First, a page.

Some horses learn better than others—here’s why

If someone asked you what determined the learning ability of a horse, what would you say? Are some horses better, or worse, learners than others? And can we influence the learning ability of our horses?

According to Dr. Stephen Peters, a neuropsychologist, and horseman Martin Black, the coauthors of Evidence-Based Horsemanship, that answer is “yes.”

Learning to learn

A horse’s ability to learn is largely dictated by his past experiences. Has your horse been able to explore, with or without a rider, circumstances to find a right answer, or has it been micromanaged and forced into a specific answer?

Horses that have had the opportunity to explore solutions and make mistakes are the better learners, the pair says. These horses have “learned to learn.”

Dr. Peters explains that a horse that’s exposed to a myriad of experiences has extensive dendritic fields (neuron-to-neuron connections in the brain), therefore increasing decision-making and learning capabilities.

Consider a horse that has been stalled or kept away from other horses for most of his life compared with a wild mustang that has lived in a herd environment. A stalled horse likely hasn’t had the opportunity to interact with other horses or gain stimulation from varied environments. On the other hand, the mustang, or even a turned out ranch horse, is in tune with herd dynamics and is an expert at negotiating adverse terrain. These two horses represent two very different learning environments and have two contrasting dendritic fields.

The dendrites in the stalled horse’s brain might resemble a pruned tree with very few branches, while the dendrite connections in the mustang’s brain might look like a large fig bush with vast networks of branches.

Even though it may have never seen a human, the mustang would be the better learner. It’s able to use its expansive dendritic field as a network to utilize past experiences, make new connections, and more easily negotiate new challenges. Black refers horses that are able to do this—not just mustangs—as “special forces horses.”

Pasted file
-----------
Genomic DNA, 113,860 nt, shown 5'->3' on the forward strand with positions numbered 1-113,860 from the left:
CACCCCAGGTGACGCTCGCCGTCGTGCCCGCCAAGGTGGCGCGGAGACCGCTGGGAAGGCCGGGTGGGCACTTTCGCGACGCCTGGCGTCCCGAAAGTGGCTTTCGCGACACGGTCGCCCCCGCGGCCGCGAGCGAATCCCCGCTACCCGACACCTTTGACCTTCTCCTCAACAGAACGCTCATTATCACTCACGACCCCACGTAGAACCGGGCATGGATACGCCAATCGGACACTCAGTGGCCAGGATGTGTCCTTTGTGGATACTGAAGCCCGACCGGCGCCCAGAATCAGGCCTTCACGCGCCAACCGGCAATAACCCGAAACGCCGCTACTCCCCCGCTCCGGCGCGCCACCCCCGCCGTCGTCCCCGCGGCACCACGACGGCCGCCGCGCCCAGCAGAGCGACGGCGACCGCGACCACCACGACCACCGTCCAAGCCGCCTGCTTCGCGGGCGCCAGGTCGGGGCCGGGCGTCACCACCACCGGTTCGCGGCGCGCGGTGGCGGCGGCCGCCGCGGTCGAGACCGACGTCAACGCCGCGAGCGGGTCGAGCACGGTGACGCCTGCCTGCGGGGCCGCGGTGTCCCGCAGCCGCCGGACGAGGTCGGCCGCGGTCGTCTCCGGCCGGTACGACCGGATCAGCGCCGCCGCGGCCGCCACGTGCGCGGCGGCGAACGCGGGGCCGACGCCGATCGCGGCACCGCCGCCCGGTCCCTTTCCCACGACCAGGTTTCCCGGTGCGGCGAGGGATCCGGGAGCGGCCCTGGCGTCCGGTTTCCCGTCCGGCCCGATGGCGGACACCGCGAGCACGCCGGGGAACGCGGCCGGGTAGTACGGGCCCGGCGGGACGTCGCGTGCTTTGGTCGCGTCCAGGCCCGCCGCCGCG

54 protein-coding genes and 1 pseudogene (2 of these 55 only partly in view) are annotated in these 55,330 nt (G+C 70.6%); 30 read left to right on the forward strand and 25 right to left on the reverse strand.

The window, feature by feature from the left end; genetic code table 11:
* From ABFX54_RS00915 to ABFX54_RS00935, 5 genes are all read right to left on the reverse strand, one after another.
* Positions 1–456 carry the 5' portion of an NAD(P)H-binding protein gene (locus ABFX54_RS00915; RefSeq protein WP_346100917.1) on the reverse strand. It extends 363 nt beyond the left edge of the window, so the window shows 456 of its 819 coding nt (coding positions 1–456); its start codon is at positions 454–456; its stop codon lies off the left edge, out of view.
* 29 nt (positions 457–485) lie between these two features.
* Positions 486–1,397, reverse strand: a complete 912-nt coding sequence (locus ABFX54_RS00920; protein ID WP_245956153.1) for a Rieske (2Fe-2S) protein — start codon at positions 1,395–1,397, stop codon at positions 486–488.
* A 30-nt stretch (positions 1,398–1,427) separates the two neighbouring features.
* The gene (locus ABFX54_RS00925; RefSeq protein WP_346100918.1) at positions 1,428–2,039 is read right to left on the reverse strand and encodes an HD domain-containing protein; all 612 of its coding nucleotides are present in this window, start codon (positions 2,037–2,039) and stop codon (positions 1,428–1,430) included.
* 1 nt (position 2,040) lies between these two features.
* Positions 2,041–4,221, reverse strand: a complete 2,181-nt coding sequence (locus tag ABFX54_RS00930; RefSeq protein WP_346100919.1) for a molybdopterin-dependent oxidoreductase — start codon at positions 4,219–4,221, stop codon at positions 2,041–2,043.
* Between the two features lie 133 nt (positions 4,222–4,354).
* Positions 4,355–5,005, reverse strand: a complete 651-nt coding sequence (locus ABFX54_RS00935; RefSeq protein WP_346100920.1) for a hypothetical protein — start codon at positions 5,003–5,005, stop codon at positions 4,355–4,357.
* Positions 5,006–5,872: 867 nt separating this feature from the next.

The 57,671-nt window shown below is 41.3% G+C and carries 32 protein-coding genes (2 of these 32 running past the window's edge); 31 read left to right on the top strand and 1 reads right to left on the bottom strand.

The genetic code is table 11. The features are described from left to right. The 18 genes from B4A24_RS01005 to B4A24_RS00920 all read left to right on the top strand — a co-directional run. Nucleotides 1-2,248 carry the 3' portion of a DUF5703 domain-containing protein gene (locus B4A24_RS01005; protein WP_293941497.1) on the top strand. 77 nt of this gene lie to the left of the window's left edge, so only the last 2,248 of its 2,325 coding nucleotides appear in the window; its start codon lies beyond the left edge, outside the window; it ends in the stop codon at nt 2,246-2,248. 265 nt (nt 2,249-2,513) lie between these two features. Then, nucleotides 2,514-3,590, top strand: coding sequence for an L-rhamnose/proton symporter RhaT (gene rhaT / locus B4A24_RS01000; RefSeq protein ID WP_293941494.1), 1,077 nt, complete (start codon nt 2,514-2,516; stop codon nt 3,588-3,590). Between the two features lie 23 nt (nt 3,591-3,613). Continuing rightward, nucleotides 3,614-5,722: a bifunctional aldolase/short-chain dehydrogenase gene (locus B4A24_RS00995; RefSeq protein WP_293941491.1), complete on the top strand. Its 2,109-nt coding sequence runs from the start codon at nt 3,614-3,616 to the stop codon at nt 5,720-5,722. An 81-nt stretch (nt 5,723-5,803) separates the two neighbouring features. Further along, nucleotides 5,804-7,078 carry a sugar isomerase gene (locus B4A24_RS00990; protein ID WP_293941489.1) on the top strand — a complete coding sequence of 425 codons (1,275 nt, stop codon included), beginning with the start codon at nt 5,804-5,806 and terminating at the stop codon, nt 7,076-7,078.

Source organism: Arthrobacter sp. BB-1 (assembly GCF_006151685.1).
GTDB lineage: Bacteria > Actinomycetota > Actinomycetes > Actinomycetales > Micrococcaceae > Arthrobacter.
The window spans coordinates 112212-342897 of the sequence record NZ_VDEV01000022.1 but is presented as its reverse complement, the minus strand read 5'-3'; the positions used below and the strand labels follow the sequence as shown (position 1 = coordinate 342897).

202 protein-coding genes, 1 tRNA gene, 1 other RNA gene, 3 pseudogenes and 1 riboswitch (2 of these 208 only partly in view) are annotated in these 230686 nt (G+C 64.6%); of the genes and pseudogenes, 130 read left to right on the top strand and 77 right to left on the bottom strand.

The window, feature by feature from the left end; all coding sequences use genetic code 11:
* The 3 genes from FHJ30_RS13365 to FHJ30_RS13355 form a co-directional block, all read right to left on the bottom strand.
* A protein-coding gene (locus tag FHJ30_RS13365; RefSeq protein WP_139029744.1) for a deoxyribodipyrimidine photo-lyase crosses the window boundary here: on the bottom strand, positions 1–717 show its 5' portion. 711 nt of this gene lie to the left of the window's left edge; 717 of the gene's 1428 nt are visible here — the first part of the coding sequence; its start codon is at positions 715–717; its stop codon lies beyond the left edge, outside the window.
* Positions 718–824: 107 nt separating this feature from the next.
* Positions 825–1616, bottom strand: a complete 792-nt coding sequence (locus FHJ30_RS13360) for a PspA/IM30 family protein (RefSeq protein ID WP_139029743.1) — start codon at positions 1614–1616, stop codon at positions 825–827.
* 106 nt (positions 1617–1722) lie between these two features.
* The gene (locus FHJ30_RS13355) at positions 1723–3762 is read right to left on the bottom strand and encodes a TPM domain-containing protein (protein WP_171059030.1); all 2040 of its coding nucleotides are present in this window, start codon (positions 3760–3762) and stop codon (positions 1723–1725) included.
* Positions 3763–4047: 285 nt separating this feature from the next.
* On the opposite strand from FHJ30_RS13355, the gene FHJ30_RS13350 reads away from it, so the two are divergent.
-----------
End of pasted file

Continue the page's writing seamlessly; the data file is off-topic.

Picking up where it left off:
These special forces horses are able to operate from the same place mentally as the mustangs. That is, they’re able to relate new experiences to past experiences, which gives them the sensitivity, desire, energy, and a to accomplish new tasks.

While this might be an extreme example, the principle is rather simple: by allowing our horses to find the right answer, rather than forcing it, we can create willing horses who will “learn to learn.”

Comfort zone departure

The thing about learning is that it can happen with or without our supervision.  We might think that we need to be present to drive home a lesson with our horse, like creek crossing or trailer loading. But, the truth of the matter is that learning often stems from a horse’s curiosity.

Take a creek crossing, for example. While some horses might walk across with no issue, others might avoid the creek like the Loch Ness Monster lying in wait, just under the surface.

Let’s imagine first how this might play out if the nervous horse is without human supervision. He might give the creek the hairy eyeball at first, or he may even take a drink while leaving his feet firmly planted on the bank. Suppose then that he stretches his neck out so that his nose drifts toward the middle of the creek so he’s able to explore.

Imagine now that his foot slips from its dry, land-loving position, splashing into the creek. The horse would likely startle and he would hop back to “safety.” After a moment, his curiosity would regenerate, and he’d eventually find himself inching across the creek.

Of course, this wouldn’t happen if he didn’t allow his curiosity to test his limits. In order for the learning to happen, the horse needed to be curious, pushing his comfort zone. Our horses learn when they become curious or in a slightly stressed, alert state.

When the curiosity is satisfied or the alertness retreats, the horse returns to what is called homeostasis (comfort, or the scientific term that means a neutral state) and is greeted with a dose of dopamine (a feel-good chemical commonly associated with licking and chewing that comes about when the horse has been relieved from stress).

Loving to learn

Horses, and humans, enjoy the dopamine hit that comes from learning. It’s like the best piece of chocolate money can buy, only free and without calories!

As riders, we can facilitate this natural learning process so that we ach